At Little Kulala we discovered luxurious cottages built in a style that fuses organic, earthly architecture with unassuming cool chic—in the middle of a Martian-like, arid landscape. Arrival at this utterly serene place is an experience almost surreal.
The lodge is located on a plane adjacent to the rusty sand dunes of Sossusvlei. The lodge is not close enough to overlook them though and this seems to be deliberate—as if not to risk overwhelming the cottages by the sight of the desert at its most dramatic.
However, the architect Andy Chase did draw inspiration from the surrounding scenery.
The Little Kulala lodge is well placed for an easy access to the world-famous Sossusvlei dunes. Thousands of years old, these massive dunes rise to more than three hundred metres above the plains.
The most popular spot is hidden between the dunes. Deadvlei: a white, sun-baked pan dotted with dead, black trees. Surrounded by the rusty-red mountains of sand, the place is full of astonishing colour contrasts. An ethereally beautiful sight.
The most visually distinctive feature of the Little Kulala architecture references Deadvlei pan directly, in the full-size trees used as structural elements of the lodge, even “growing” through its thatched roofs.
It makes Little Kulala feel very organic, complimenting the lodge’s location, right by a “grove” of dry trees.
Deadvlei also provides inspiration in the palette. The lodge’s design uses bleached bone, mud and hints of silver and pale green. Furniture and textures draw from the tactile qualities of the surrounding desert.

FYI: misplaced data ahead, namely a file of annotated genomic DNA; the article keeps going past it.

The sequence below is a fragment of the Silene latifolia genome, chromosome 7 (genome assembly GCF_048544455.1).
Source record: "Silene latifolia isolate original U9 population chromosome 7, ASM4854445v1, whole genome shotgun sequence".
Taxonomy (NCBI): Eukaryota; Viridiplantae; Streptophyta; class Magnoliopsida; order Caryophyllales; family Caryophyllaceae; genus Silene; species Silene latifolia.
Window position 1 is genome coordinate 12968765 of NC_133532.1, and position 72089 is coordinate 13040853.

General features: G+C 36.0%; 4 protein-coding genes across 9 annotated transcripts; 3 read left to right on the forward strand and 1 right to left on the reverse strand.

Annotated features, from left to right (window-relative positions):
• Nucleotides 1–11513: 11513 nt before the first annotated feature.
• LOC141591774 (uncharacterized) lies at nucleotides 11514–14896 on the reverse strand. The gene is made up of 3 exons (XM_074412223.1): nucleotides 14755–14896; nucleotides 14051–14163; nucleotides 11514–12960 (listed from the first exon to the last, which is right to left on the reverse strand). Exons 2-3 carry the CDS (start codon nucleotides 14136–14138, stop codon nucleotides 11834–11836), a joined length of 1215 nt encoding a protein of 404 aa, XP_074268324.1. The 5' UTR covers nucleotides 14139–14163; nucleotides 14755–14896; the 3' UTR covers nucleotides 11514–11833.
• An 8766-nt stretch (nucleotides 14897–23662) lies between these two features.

Sense of space
Materials used in the décor refer to the distinctive beauty of the outside—ever-present thanks to the glass walls, both in the lounge and guest cottages.
Pebble-like coffee tables, felt cloth floor cushions and curvaceous mohair-covered loungers accompany hand-dyed linens, raffia mats, rough-hewn wood, knotted leather and sandstone.
The large windows, tall roofs, organic shapes and modern lighting all create an effortless sense of space and light.
Under the Namibian stars
We checked-in to one of the eleven modern climate-controlled cottages to find that it was as carefully designed as the rest of the lodge. It was eminently stylish, with chic wooden floors, wall-high windows, comfy rugs and seating, with bleached-by-the-sun deck and a private plunge pool.
But the cottage’s most exquisite fixture was the rooftop platform, which one evening was turned for us into an under-the-stars “bedroom”. The night-sky sights, at least to us, the city-dwellers, were too awe-inspiring not to stay awake, counting the falling stars and whispering to each other long into the night.
Days and nights
We could be excused if we succumbed to sleep immediately: days at Little Kulala can be busy. Other that drives to the dunes, of which the morning one sets off well before sunrise, the lodge can organise balloon flights, and take guests for game drives, nature walks or sunset drives… In motion from dawn to dusk—but this is how we like our travelling to be.